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Sugarcoating Layoffs Doesn't Work

Feb 05, 2016
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SMITH BRAIN TRUST — Yahoo announced last week that it would be laying off 15 percent of its 11,000-person workforce, as the company seeks a profitable way forward. By the end of the cuts, the company will employ 42 percent fewer people than it did in 2012. But you'll never hear CEO Marissa Mayer use the word "layoff." The New York Times reports that Mayer forbids her managers to use the word, prodding them to say instead that Yahoo is "remixing" itself.

The CEO is trying to keep things optimistic at Yahoo, as she battles brain drain. A third of the companies' employees have left, voluntarily or involuntarily, over the past year. But does a happy talk approach — a less unusual example is when a company says it isn't downsizing but "rightsizing" — help bitter medicine go down? No, according to Debra L. Shapiro, the Clarice Smith Professor at the Robert H. Smith School of Business at the University of Maryland.

"Actions matter more than words," Shapiro says. "Labels don't matter, particularly when employees see them as a smokescreen. If you are calling it a 'remix,' but the action is equivalent to what other people call 'layoffs,' that doesn't do anything to help morale."

Shapiro says that employees will accept bad news with relative equanimity — even being laid off or seeing their friends laid off — if they perceive the existence of "procedural justice." In the case of layoffs, that means that managers must, first, make a persuasive case that cuts are necessary for a company to thrive (or survive), and, second, must demonstrate that specific decisions about whom to let go were fair.

Studies have shown that layoff "survivors" work harder, and better, when they judge that the process that led to the layoffs was fair. In contrast, survivors who perceive unfairness "are not going to go beyond the call of duty in their jobs," Shapiro says. Layoffs can inspire bad morale, which leads to diminished corporate performance, she suggests. Poor customer service is one common symptom of employee distrust of management. "It's a cycle, and it becomes ugly pretty quickly," she says.

The fairness of Yahoo's remixes are being challenged in court. On Monday, a former Yahoo employee filed a lawsuit, in Federal District Court, alleging that Yahoo rigged performance reviews to evade laws regarding mass layoffs. California law requires that employers provide 60 days' notice when 50 or more people are laid off in one location; a similar federal law is triggered when 500 people are laid off. Yahoo cut 1,100 people in late 2014 and early 2015, but said the severances were performance-related. (Performance-related firings don't require advance notice.)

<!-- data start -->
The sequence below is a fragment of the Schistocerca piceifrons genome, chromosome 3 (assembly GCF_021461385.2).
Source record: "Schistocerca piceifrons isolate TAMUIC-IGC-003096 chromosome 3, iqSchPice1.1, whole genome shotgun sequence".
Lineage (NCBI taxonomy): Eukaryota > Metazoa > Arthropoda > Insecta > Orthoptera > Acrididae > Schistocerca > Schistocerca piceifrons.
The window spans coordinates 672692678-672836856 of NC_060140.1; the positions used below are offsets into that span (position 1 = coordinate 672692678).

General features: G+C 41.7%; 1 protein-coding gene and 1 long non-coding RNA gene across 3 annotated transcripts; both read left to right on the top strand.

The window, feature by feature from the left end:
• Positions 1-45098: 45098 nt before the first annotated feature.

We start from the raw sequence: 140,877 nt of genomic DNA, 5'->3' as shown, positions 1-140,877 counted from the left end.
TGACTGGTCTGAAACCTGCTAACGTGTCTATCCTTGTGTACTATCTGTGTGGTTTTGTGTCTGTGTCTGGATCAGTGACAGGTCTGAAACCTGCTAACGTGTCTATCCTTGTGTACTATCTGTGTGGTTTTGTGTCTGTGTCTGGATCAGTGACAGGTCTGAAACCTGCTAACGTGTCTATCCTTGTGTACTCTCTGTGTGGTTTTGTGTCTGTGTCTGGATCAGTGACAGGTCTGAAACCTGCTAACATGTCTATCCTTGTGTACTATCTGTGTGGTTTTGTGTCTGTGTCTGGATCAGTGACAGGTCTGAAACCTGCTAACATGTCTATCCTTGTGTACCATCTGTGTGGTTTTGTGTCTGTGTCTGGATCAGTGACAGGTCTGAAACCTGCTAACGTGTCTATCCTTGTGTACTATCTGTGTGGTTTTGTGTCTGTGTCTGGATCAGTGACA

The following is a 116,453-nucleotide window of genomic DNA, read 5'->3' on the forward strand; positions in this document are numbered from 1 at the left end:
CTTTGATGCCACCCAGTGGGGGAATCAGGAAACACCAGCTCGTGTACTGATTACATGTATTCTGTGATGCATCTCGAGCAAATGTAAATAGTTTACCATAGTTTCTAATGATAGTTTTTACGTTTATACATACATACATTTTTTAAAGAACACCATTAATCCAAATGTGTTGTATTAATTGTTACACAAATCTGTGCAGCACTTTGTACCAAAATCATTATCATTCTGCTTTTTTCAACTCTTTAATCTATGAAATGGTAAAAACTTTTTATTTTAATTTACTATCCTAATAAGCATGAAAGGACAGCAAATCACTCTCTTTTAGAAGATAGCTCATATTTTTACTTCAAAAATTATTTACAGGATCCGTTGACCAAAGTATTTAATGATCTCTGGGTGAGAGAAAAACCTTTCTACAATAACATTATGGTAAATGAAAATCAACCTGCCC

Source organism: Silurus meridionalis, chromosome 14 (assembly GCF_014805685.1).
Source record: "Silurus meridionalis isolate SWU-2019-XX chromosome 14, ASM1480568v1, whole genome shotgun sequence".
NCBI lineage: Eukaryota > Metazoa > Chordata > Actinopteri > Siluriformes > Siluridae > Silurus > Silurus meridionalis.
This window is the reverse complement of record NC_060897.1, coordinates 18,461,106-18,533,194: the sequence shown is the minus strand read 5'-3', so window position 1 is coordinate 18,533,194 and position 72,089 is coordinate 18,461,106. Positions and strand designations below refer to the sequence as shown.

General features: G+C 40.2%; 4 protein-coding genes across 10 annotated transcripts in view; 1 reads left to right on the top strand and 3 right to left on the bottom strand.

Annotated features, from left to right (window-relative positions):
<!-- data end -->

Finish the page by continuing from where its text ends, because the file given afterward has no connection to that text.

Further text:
The suit charges that managers manipulated a quarterly, five-tier performance review to achieve the desired number of layoffs. But Yahoo contends that the reviews, one of Mayer's signature policies, are an essential tool that helps it maintain an optimal workforce.

Legal issues aside, perceptions of fairness are also crucial where performance reviews are concerned, Shapiro says. One way to build confidence in reviews is seek out employees' opinions when choosing the standards for a job done well, or adequately. "If management alone ratchets up performance expectations without any input as to what employees think is fair or achievable, that can lead to perceptions of unfairness," Shapiro says.

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The Robert H. Smith School of Business is an internationally recognized leader in management education and research. One of 12 colleges and schools at the University of Maryland, College Park, the Smith School offers undergraduate, full-time and part-time MBA, executive MBA, online MBA, specialty master's, PhD and executive education programs, as well as outreach services to the corporate community. The school offers its degree, custom and certification programs in learning locations in North America and Asia.

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